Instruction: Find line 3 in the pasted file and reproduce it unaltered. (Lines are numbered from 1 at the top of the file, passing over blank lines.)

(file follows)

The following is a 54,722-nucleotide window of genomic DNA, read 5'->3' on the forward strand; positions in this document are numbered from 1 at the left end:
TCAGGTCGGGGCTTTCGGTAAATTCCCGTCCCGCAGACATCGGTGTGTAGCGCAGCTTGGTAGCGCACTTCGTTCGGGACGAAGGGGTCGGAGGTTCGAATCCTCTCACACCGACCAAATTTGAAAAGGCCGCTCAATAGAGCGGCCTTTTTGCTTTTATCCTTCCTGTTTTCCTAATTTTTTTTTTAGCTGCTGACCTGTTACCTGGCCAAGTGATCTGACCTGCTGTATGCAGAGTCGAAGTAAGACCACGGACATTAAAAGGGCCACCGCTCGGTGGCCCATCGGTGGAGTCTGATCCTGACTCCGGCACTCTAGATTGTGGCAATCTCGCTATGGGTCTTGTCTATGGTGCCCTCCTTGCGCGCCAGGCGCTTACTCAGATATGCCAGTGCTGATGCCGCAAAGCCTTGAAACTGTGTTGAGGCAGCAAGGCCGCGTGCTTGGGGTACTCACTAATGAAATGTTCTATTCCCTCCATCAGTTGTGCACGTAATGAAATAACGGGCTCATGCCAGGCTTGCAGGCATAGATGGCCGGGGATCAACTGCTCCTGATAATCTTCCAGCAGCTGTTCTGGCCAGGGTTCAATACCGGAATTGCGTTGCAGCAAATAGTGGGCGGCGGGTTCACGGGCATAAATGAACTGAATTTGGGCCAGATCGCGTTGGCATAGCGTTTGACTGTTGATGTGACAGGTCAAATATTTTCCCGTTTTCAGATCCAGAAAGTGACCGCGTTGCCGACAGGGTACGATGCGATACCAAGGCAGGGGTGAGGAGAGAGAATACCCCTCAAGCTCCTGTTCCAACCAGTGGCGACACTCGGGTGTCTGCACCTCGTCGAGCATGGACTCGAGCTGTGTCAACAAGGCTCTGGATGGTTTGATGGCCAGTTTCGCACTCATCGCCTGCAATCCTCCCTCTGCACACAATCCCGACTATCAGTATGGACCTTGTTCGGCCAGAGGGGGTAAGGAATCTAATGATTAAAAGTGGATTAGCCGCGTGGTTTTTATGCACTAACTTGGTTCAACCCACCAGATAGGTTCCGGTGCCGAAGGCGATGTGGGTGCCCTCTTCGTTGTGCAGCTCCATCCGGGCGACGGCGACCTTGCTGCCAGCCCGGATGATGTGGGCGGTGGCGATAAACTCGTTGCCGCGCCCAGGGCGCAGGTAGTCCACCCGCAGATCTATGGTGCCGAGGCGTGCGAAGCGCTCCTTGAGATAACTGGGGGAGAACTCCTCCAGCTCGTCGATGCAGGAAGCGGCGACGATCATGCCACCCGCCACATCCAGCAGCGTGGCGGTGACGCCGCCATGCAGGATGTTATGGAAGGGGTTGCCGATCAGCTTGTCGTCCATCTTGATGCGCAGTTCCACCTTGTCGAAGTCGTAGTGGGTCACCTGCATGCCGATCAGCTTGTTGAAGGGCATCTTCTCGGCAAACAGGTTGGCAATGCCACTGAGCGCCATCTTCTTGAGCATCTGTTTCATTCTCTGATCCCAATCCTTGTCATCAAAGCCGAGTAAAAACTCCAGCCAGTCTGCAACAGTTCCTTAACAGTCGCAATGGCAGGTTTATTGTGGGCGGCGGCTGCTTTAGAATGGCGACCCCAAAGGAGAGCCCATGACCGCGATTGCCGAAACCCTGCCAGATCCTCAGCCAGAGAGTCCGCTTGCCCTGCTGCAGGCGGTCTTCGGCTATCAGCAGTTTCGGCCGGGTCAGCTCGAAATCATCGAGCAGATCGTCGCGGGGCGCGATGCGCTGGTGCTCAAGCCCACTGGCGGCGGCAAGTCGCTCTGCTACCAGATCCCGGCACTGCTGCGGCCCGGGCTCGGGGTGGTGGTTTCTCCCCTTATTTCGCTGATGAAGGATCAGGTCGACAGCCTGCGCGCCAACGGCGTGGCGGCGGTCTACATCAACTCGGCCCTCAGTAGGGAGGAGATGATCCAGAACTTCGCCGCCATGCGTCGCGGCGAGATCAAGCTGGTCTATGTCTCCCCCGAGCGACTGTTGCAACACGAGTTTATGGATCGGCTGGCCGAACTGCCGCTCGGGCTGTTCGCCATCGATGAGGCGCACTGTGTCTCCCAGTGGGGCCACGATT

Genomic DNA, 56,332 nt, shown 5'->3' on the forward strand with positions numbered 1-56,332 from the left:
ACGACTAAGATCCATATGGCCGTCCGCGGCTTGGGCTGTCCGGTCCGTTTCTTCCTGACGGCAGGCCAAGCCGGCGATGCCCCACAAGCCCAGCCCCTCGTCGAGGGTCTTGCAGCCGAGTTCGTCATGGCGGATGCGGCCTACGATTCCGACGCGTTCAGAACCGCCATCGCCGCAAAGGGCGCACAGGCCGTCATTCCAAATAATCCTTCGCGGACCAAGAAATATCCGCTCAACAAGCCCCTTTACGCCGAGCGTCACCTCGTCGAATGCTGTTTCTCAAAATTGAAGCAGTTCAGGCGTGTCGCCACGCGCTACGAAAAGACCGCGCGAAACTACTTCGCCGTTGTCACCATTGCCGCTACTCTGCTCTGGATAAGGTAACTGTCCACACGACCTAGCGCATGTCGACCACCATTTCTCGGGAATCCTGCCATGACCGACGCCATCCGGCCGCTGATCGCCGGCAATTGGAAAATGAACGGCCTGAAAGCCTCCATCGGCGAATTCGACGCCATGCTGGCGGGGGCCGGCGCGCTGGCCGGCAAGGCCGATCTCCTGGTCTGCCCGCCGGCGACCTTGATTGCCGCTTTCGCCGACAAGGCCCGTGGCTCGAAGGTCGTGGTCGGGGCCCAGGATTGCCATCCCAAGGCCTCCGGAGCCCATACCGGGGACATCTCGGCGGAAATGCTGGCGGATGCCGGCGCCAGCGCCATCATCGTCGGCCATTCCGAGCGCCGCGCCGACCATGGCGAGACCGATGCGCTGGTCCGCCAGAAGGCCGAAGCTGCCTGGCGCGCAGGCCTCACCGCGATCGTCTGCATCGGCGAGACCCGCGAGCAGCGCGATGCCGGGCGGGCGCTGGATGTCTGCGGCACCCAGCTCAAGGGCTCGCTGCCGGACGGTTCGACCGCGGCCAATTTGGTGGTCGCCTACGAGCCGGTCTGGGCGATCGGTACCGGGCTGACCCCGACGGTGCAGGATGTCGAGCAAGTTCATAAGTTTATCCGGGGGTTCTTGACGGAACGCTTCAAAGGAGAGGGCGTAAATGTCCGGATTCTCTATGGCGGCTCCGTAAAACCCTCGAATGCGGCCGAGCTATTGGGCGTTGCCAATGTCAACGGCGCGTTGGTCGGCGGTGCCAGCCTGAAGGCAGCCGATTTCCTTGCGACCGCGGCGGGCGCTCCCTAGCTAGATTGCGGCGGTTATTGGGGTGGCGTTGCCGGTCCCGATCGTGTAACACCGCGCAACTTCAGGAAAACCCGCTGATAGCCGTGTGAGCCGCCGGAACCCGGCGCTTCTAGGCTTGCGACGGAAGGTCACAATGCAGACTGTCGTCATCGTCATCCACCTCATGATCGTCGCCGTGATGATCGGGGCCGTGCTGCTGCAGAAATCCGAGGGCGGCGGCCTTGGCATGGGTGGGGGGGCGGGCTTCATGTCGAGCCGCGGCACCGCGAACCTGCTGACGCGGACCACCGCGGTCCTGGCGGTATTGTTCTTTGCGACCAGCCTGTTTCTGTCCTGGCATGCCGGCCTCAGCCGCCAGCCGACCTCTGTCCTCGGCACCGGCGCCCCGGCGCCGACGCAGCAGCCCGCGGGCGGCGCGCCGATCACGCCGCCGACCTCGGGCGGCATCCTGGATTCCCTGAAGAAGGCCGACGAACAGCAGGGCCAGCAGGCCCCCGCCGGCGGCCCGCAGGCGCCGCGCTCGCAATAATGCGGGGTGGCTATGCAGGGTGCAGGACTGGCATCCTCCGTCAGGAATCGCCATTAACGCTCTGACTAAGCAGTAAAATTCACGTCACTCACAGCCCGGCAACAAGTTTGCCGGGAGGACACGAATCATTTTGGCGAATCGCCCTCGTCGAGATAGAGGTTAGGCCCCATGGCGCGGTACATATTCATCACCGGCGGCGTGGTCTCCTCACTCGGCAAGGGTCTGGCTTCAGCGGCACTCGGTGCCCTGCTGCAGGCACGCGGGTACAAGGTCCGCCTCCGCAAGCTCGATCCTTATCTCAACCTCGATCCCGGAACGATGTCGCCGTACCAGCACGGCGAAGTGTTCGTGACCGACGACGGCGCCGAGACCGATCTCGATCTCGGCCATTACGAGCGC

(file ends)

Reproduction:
Genomic DNA, 56,332 nt, shown 5'->3' on the forward strand with positions numbered 1-56,332 from the left: